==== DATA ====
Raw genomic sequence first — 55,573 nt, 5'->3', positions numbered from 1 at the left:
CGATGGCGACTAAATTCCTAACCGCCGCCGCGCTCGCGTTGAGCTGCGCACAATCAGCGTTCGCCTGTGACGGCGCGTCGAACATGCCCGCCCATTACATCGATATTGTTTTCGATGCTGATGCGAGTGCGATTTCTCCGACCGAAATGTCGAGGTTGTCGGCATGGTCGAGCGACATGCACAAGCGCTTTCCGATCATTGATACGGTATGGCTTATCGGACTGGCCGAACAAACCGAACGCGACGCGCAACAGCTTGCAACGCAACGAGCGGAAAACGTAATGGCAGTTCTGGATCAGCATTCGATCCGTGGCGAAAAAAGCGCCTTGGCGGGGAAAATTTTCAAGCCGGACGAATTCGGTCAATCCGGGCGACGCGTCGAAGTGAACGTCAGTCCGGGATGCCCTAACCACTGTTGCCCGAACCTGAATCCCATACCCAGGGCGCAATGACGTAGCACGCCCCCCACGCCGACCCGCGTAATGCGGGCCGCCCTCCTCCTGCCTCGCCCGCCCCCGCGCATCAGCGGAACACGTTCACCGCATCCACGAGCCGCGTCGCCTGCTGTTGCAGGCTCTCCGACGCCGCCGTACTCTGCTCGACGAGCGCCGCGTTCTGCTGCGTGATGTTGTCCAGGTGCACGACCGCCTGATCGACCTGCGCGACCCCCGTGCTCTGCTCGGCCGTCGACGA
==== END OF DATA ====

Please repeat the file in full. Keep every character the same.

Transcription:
Raw genomic sequence first — 55,573 nt, 5'->3', positions numbered from 1 at the left:
CGATGGCGACTAAATTCCTAACCGCCGCCGCGCTCGCGTTGAGCTGCGCACAATCAGCGTTCGCCTGTGACGGCGCGTCGAACATGCCCGCCCATTACATCGATATTGTTTTCGATGCTGATGCGAGTGCGATTTCTCCGACCGAAATGTCGAGGTTGTCGGCATGGTCGAGCGACATGCACAAGCGCTTTCCGATCATTGATACGGTATGGCTTATCGGACTGGCCGAACAAACCGAACGCGACGCGCAACAGCTTGCAACGCAACGAGCGGAAAACGTAATGGCAGTTCTGGATCAGCATTCGATCCGTGGCGAAAAAAGCGCCTTGGCGGGGAAAATTTTCAAGCCGGACGAATTCGGTCAATCCGGGCGACGCGTCGAAGTGAACGTCAGTCCGGGATGCCCTAACCACTGTTGCCCGAACCTGAATCCCATACCCAGGGCGCAATGACGTAGCACGCCCCCCACGCCGACCCGCGTAATGCGGGCCGCCCTCCTCCTGCCTCGCCCGCCCCCGCGCATCAGCGGAACACGTTCACCGCATCCACGAGCCGCGTCGCCTGCTGTTGCAGGCTCTCCGACGCCGCCGTACTCTGCTCGACGAGCGCCGCGTTCTGCTGCGTGATGTTGTCCAGGTGCACGACCGCCTGATCGACCTGCGCGACCCCCGTGCTCTGCTCGGCCGTCGACGA